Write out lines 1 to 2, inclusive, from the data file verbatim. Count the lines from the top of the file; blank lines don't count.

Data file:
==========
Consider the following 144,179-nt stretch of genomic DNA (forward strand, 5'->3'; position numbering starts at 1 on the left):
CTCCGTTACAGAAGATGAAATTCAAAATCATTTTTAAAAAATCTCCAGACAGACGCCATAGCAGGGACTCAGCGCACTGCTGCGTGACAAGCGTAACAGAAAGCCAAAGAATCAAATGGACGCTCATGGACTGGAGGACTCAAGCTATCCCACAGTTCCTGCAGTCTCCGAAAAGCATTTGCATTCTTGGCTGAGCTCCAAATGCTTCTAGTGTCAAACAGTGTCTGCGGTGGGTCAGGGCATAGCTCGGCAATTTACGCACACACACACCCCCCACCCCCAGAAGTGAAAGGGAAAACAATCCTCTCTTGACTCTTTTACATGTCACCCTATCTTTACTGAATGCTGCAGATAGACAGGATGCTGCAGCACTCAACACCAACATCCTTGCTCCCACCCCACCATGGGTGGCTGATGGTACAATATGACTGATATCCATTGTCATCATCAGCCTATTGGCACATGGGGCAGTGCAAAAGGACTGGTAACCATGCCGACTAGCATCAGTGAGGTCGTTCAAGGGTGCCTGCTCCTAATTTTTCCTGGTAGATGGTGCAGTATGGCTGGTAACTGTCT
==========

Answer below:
Consider the following 144,179-nt stretch of genomic DNA (forward strand, 5'->3'; position numbering starts at 1 on the left):
CTCCGTTACAGAAGATGAAATTCAAAATCATTTTTAAAAAATCTCCAGACAGACGCCATAGCAGGGACTCAGCGCACTGCTGCGTGACAAGCGTAACAGAAAGCCAAAGAATCAAATGGACGCTCATGGACTGGAGGACTCAAGCTATCCCACAGTTCCTGCAGTCTCCGAAAAGCATTTGCATTCTTGGCTGAGCTCCAAATGCTTCTAGTGTCAAACAGTGTCTGCGGTGGGTCAGGGCATAGCTCGGCAATTTACGCACACACACACCCCCCACCCCCAGAAGTGAAAGGGAAAACAATCCTCTCTTGACTCTTTTACATGTCACCCTATCTTTACTGAATGCTGCAGATAGACAGGATGCTGCAGCACTCAACACCAACATCCTTGCTCCCACCCCACCATGGGTGGCTGATGGTACAATATGACTGATATCCATTGTCATCATCAGCCTATTGGCACATGGGGCAGTGCAAAAGGACTGGTAACCATGCCGACTAGCATCAGTGAGGTCGTTCAAGGGTGCCTGCTCCTAATTTTTCCTGGTAGATGGTGCAGTATGGCTGGTAACTGTCT